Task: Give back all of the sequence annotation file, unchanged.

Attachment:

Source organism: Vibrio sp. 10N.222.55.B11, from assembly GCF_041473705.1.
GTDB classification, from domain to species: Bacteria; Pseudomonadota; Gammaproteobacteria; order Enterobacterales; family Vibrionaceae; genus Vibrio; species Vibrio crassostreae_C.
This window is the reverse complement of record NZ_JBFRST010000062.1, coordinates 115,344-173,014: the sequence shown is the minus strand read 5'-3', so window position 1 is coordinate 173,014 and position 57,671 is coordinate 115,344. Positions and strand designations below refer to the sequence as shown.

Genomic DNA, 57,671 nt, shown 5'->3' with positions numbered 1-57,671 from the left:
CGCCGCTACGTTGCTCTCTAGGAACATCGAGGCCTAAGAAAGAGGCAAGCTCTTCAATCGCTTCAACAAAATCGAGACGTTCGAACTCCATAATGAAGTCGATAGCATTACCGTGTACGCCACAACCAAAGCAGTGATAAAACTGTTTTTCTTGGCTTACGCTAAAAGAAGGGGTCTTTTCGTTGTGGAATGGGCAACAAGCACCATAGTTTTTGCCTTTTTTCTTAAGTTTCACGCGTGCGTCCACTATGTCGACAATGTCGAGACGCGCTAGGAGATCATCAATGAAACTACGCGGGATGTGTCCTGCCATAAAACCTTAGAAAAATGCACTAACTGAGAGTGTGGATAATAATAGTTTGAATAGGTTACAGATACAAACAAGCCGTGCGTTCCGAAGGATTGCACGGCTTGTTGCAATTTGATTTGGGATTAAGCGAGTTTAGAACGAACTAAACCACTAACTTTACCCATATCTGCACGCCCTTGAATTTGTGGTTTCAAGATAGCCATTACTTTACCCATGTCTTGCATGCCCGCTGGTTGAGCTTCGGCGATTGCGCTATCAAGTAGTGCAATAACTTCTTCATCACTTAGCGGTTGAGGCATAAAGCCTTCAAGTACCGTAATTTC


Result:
Source organism: Vibrio sp. 10N.222.55.B11, from assembly GCF_041473705.1.
GTDB classification, from domain to species: Bacteria; Pseudomonadota; Gammaproteobacteria; order Enterobacterales; family Vibrionaceae; genus Vibrio; species Vibrio crassostreae_C.
This window is the reverse complement of record NZ_JBFRST010000062.1, coordinates 115,344-173,014: the sequence shown is the minus strand read 5'-3', so window position 1 is coordinate 173,014 and position 57,671 is coordinate 115,344. Positions and strand designations below refer to the sequence as shown.

Genomic DNA, 57,671 nt, shown 5'->3' with positions numbered 1-57,671 from the left:
CGCCGCTACGTTGCTCTCTAGGAACATCGAGGCCTAAGAAAGAGGCAAGCTCTTCAATCGCTTCAACAAAATCGAGACGTTCGAACTCCATAATGAAGTCGATAGCATTACCGTGTACGCCACAACCAAAGCAGTGATAAAACTGTTTTTCTTGGCTTACGCTAAAAGAAGGGGTCTTTTCGTTGTGGAATGGGCAACAAGCACCATAGTTTTTGCCTTTTTTCTTAAGTTTCACGCGTGCGTCCACTATGTCGACAATGTCGAGACGCGCTAGGAGATCATCAATGAAACTACGCGGGATGTGTCCTGCCATAAAACCTTAGAAAAATGCACTAACTGAGAGTGTGGATAATAATAGTTTGAATAGGTTACAGATACAAACAAGCCGTGCGTTCCGAAGGATTGCACGGCTTGTTGCAATTTGATTTGGGATTAAGCGAGTTTAGAACGAACTAAACCACTAACTTTACCCATATCTGCACGCCCTTGAATTTGTGGTTTCAAGATAGCCATTACTTTACCCATGTCTTGCATGCCCGCTGGTTGAGCTTCGGCGATTGCGCTATCAAGTAGTGCAATAACTTCTTCATCACTTAGCGGTTGAGGCATAAAGCCTTCAAGTACCGTAATTTC